AC Grayling surveys the essential literature from Homer to Thubronby AC Grayling / August 20, 1996 / Leave a comment
Travel writing is one of the largest literary genres; it pre-dates every other save poetry and religious writing. The Exodus of Moses and Homer’s Odyssey might count as the earliest specimens, but if the former is excluded on grounds of having too tenuous a link with fact, and the latter for having none, then with them would alas go-for the same respective reasons-the anonymous 14th century Voyage of Sir John Mandeville and Swift’s Gulliver’s Travels (1726). This would make Description of Greece (2nd century AD) by Pausanias the earliest extant genuine travel book: it includes topographical descriptions, city guides and accounts of customs and beliefs.
Mandeville might have been mythical, but Ibn Batuta was a real 14th century traveller who left his footprints all over the middle and far east, India and Russia. By royal command he left a detailed and perceptive account of the world of his time.
Travellers have written for many reasons. Most did so to inform and entertain. Richard Hakluyt’s travel records, the Principal Navigations … of the English Nation (1600) did both; in it merchants learned of harbours and markets, while browsers enjoyed eye-widening accounts of distant marvels. More recently, travel has become as much an opportunity for psychological as for geographical voyaging, and the meditative travelogue is well established. It has its precedents in Laurence Sterne’s Sentimental Journey (1768) and the travelling sections of John Evelyn’s Diary (1818). One of its contemporary exponents is Colin Thubron, whose perceptions of the people and places he visits come filtered through mental lenses of a particular prescription; as witness his account of China in Behind the Wall (1987).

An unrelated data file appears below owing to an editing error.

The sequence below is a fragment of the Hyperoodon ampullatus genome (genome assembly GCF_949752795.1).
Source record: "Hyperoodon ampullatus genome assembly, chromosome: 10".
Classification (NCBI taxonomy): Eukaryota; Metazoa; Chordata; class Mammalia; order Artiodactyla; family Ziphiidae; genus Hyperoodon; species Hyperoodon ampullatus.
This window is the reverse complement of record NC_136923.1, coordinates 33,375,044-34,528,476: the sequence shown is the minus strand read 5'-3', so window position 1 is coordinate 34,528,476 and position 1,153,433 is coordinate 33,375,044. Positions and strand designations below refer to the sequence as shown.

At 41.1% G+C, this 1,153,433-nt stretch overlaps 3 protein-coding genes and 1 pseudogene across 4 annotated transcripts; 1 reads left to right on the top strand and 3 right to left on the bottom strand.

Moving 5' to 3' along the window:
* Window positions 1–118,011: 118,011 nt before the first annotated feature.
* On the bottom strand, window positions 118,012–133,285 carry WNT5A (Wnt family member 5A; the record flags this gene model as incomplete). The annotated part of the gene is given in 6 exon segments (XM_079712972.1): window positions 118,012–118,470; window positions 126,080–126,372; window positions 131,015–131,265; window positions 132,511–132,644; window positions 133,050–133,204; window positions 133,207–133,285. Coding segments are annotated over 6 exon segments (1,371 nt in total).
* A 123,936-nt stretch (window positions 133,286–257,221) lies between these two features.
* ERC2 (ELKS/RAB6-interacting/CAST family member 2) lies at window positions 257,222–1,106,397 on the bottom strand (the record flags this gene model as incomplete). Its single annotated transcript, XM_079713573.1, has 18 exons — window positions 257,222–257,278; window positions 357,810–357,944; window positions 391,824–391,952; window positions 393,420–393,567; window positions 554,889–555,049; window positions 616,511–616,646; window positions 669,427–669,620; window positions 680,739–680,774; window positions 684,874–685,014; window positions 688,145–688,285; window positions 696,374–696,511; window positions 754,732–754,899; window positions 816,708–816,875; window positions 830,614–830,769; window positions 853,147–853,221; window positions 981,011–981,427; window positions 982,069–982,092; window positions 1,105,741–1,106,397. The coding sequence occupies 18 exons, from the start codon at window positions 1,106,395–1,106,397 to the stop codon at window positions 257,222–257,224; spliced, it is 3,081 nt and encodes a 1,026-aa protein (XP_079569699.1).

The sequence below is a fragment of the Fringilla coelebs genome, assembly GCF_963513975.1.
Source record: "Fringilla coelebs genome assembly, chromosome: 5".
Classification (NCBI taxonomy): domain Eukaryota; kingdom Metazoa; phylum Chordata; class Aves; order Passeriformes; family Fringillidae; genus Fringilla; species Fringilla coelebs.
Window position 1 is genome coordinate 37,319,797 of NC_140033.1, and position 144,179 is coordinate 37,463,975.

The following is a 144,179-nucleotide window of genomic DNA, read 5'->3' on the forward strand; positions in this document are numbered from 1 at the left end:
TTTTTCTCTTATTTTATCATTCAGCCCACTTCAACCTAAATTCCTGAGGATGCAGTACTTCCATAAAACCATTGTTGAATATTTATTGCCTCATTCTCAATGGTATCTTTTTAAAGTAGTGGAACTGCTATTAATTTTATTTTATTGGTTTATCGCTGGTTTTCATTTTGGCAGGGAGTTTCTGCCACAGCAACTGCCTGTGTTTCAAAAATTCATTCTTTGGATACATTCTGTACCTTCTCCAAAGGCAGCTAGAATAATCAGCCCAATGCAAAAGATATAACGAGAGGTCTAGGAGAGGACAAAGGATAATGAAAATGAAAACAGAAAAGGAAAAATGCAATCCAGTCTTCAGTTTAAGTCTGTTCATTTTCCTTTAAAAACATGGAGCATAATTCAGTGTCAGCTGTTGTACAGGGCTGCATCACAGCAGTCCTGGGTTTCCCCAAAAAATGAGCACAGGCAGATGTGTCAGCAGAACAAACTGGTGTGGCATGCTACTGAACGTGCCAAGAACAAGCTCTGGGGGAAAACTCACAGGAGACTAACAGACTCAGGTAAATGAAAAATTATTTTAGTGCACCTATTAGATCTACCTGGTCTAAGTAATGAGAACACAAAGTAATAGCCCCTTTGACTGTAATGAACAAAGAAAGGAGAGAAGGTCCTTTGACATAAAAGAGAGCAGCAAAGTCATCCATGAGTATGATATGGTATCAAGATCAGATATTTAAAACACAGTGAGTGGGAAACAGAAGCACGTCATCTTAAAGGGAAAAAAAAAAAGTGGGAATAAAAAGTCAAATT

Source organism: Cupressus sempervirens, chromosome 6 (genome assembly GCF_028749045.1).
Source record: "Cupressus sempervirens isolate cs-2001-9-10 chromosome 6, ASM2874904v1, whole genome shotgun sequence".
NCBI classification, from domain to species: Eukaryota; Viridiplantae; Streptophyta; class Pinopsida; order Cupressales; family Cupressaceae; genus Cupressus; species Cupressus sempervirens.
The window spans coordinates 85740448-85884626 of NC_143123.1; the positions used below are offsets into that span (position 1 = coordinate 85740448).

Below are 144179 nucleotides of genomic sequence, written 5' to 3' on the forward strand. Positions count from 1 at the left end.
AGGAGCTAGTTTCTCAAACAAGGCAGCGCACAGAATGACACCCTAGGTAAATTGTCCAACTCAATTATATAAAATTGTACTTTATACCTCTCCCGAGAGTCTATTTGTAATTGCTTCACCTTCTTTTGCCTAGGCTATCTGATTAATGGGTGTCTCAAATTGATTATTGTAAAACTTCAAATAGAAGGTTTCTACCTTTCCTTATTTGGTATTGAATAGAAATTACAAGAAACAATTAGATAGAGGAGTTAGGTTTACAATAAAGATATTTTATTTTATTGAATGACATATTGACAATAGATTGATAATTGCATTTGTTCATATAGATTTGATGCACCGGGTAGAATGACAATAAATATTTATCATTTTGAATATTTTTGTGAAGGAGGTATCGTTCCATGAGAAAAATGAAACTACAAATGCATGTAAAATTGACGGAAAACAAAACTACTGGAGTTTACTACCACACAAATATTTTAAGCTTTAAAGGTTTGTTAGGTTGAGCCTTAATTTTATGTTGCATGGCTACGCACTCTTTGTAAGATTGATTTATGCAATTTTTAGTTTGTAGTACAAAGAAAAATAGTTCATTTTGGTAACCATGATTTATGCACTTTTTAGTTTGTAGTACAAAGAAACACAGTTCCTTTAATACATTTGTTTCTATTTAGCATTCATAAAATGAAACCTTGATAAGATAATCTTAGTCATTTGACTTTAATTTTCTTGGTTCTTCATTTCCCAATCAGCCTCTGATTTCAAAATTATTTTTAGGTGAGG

China has always been well served in travel writing because its civilisation seemed so Other when travel first became global. In the world’s largest archive of travel documents, the letters and reports of Jesuit missionaries, there is a rich Chinese section, of which a fine example is the reminiscences of Matteo Ricci in his Historia. Marco Polo claimed in the Travels to have visited China, but he offers nothing like the astuteness of observation, nor the charm and oddity, of that dauntless pair Huc and Gabet, who recorded their 19th century explorations in Travels in Tartary, Tibet and China 1844-46.
And China was not without travellers of its own. The most celebrated is the 7th century monk Xuan Zang, whose long and mighty trek across the barren roof…